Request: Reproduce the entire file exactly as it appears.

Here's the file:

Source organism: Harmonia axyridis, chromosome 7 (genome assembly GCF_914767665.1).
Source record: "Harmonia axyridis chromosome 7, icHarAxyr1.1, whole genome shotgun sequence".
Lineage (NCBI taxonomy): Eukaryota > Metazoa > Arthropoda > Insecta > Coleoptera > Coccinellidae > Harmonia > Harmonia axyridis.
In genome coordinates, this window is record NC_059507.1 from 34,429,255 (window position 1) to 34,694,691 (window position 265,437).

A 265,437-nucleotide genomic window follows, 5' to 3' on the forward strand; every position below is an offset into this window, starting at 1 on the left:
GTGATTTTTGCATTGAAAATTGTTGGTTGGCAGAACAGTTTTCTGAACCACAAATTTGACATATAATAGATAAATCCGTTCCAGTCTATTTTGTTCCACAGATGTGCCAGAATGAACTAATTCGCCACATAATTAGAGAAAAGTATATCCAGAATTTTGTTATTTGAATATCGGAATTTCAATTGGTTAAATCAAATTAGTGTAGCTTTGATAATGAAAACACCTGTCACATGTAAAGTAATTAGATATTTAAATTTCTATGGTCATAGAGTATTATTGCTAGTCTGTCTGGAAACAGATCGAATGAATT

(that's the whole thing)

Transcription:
Source organism: Harmonia axyridis, chromosome 7 (genome assembly GCF_914767665.1).
Source record: "Harmonia axyridis chromosome 7, icHarAxyr1.1, whole genome shotgun sequence".
Lineage (NCBI taxonomy): Eukaryota > Metazoa > Arthropoda > Insecta > Coleoptera > Coccinellidae > Harmonia > Harmonia axyridis.
In genome coordinates, this window is record NC_059507.1 from 34,429,255 (window position 1) to 34,694,691 (window position 265,437).

A 265,437-nucleotide genomic window follows, 5' to 3' on the forward strand; every position below is an offset into this window, starting at 1 on the left:
GTGATTTTTGCATTGAAAATTGTTGGTTGGCAGAACAGTTTTCTGAACCACAAATTTGACATATAATAGATAAATCCGTTCCAGTCTATTTTGTTCCACAGATGTGCCAGAATGAACTAATTCGCCACATAATTAGAGAAAAGTATATCCAGAATTTTGTTATTTGAATATCGGAATTTCAATTGGTTAAATCAAATTAGTGTAGCTTTGATAATGAAAACACCTGTCACATGTAAAGTAATTAGATATTTAAATTTCTATGGTCATAGAGTATTATTGCTAGTCTGTCTGGAAACAGATCGAATGAATT